The new Mining Charter, currently under review and set for release later in 2009, will provide greater clarity and information regarding the parameters of ownership of mines by historically disadvantaged South Africans (HDSAs), says law firm Tabacks mining law specialist Chris Stevens. This will assist Australian and other multinational mining houses in doing business in South Africa and in understanding their legal obligations.
The Mining Charter, published in 2004, focuses on broad-based socioeconomic empowerment. The targets of the Charter include 15% ownership of mines by HDSAs within the first five years from May 1, 2004; 40% of HDSAs in junior and senior management positions in five years; 26% HDSA ownership within ten years; and 10% HDSA participation by women within five years.
It is reported that the aims of the Charter are to promote equitable access to South Africa’s mineral resources in a substantial way, as well as for HDSAs to benefit from the exploitation of the nation’s mineral resources. The Charter also aims to use and expand the existing skills base of HDSAs to serve the com- munity and advance the social and economic welfare of the nation.
A scorecard for the Charter has been introduced and has been designed to facilitate the application of the Charter in terms of the requirements of the Mineral and Petroleum Resources Development Act of 2002.
Currently, Australian mining houses pursuing business opportunities in South Africa have to comply with a number of equity laws. Stevens explains that these companies usually form joint ventures with black economic-empowerment (BEE) entities, where there is 25% equity, plus one share. Otherwise, the BEE entity must have a majority shareholding position, ideally at 51%. Further, HDSA ownership is secured if there are HDSA-dedicated mining unit trusts.
For Australian mining houses to assist with the aims of broad-based BEE, the government insists that all stakeholders accept that transactions take place in a transparent manner and for fair market value. Stake-holders should also agree to achieve the 26% target timeously.
Meanwhile, Stevens says that the Mineral and Petroleum Resources Royalty Act of 2008 has been promulgated and will further affect Australian and multinational mining houses’ business operations in this country. The royalty is set to come into effect in March 2010, in respect of all mining oper-ations.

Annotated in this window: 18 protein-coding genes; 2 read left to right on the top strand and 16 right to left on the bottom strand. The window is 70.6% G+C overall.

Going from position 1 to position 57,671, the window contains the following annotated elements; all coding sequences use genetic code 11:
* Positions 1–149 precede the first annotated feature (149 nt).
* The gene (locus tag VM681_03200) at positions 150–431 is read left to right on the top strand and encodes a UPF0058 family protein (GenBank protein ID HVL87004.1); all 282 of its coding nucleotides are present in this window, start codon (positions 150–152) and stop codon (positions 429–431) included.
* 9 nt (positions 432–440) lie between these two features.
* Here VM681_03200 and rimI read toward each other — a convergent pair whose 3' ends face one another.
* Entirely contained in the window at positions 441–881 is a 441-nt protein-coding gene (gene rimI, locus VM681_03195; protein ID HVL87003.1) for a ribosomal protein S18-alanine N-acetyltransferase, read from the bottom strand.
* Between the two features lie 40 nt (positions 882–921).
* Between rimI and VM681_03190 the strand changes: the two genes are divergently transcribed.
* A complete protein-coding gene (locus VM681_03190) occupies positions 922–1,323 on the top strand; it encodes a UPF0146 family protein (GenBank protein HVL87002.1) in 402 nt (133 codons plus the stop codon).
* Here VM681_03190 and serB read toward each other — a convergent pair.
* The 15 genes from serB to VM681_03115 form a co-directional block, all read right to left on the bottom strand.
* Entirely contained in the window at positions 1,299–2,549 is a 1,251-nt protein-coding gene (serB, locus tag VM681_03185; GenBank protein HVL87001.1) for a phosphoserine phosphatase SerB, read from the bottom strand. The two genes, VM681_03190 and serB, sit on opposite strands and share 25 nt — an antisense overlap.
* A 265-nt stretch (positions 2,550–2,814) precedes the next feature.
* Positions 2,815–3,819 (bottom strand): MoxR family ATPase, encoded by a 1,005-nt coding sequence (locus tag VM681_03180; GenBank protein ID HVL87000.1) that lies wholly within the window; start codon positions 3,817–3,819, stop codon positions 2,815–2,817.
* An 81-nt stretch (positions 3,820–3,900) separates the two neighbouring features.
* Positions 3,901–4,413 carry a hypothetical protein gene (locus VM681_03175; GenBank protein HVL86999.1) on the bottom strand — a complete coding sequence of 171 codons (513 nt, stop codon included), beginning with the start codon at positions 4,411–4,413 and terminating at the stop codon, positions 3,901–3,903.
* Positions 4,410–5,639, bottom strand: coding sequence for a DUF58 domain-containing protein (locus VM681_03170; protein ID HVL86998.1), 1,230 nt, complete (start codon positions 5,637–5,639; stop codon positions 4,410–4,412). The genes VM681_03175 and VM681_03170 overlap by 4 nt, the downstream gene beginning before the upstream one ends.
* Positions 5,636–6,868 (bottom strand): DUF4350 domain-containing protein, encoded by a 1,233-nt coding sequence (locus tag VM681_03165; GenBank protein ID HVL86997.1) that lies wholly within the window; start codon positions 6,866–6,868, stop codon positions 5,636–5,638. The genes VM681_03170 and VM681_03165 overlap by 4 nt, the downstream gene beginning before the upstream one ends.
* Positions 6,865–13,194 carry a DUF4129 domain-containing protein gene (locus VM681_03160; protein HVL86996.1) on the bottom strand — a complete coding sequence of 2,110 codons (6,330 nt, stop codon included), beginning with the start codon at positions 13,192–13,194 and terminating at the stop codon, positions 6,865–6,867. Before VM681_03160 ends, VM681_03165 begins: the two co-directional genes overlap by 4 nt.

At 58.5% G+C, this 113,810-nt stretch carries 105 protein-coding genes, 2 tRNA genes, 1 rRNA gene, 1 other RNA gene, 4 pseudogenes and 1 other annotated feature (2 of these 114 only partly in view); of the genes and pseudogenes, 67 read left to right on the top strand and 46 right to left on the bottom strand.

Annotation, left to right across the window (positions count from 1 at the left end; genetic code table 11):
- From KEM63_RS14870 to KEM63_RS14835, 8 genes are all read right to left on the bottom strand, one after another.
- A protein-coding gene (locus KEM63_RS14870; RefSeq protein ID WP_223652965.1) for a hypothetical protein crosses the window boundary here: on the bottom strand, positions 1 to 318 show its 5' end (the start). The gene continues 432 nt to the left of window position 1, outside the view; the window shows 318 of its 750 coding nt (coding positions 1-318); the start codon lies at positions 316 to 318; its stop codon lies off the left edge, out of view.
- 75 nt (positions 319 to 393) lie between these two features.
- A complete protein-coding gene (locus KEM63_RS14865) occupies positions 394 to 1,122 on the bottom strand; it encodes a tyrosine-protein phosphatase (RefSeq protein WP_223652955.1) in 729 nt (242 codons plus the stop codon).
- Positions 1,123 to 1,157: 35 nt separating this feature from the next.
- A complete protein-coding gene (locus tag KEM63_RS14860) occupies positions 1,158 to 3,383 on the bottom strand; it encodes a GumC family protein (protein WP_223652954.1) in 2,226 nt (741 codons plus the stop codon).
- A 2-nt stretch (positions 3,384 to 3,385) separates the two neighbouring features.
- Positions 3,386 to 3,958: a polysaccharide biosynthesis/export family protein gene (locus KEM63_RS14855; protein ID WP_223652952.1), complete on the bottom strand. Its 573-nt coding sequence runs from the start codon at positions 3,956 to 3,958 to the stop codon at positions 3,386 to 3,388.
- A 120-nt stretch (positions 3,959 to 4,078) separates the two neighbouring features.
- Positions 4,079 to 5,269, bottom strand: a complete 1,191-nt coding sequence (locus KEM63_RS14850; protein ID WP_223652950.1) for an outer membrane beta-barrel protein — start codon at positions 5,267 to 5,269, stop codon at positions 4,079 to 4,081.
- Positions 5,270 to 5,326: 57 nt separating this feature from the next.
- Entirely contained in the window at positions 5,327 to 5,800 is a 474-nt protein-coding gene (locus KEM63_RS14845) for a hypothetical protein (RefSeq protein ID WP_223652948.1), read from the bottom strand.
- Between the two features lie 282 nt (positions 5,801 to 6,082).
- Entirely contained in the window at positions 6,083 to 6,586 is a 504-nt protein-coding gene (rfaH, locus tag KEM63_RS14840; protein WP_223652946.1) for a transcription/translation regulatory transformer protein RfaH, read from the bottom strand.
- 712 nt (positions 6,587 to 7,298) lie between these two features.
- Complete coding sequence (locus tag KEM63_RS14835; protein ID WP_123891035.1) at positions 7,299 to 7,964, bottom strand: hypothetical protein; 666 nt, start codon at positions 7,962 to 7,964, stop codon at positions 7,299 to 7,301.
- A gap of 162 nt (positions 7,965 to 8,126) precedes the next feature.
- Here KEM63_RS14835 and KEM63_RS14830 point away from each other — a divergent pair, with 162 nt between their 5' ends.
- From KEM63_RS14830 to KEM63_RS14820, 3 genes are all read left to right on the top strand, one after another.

This Act provides that a royalty be raised on extractors of mineral resources, for the transfer of both refined and unrefined mineral resources, for the benefit of the National Revenue Fund.
The Act states that, in respect of any year of assessment, an extractor must submit a report advising the Minister of Finance of the volume of mineral resources transferred by the extractor; the gross sale of the extractor; and the percentage at which the royalty will be levied for the extractor.
The formula for calculating the royalty rate is based on earnings before interest and tax.
This Act was initially to be implemented in May 2009, but declining commodity process and demand had a significant effect on mining houses.
Therefore, the Treasury proposed that there be a delay in the implementation of the Act, as it estimated the delay would result in gross savings of about R1,8-billion for mining com- panies in 2009 and 2010.
The Act has reportedly been considered as controversial by some members of government and industry, but association body the Chamber of Mines (CoM) welcomed the release of the Mineral and Petroleum Resources Royalty Act and its associated Royalty Adminis-tration Act, in June 2008. The CoM said that the Act repre- sented the culmination of five years of research and engagement.
“Given the specific characteris-tics of mining, its importance as a large employer and its significant export earnings, it is vital that the new royalty system capture the key issues of stability, predictability and competitiveness. The CoM believes that the Act goes some way towards reflecting these important issues,” it said.
Stevens concurs that the Mining Charter and the Act under con- sideration are not perceived as a significant impediment to Australian mining houses, as is witnessed by the number of partnerships, joint ventures and mining operations in South Africa currently. The country is still an attractive destination for multinational mining entities.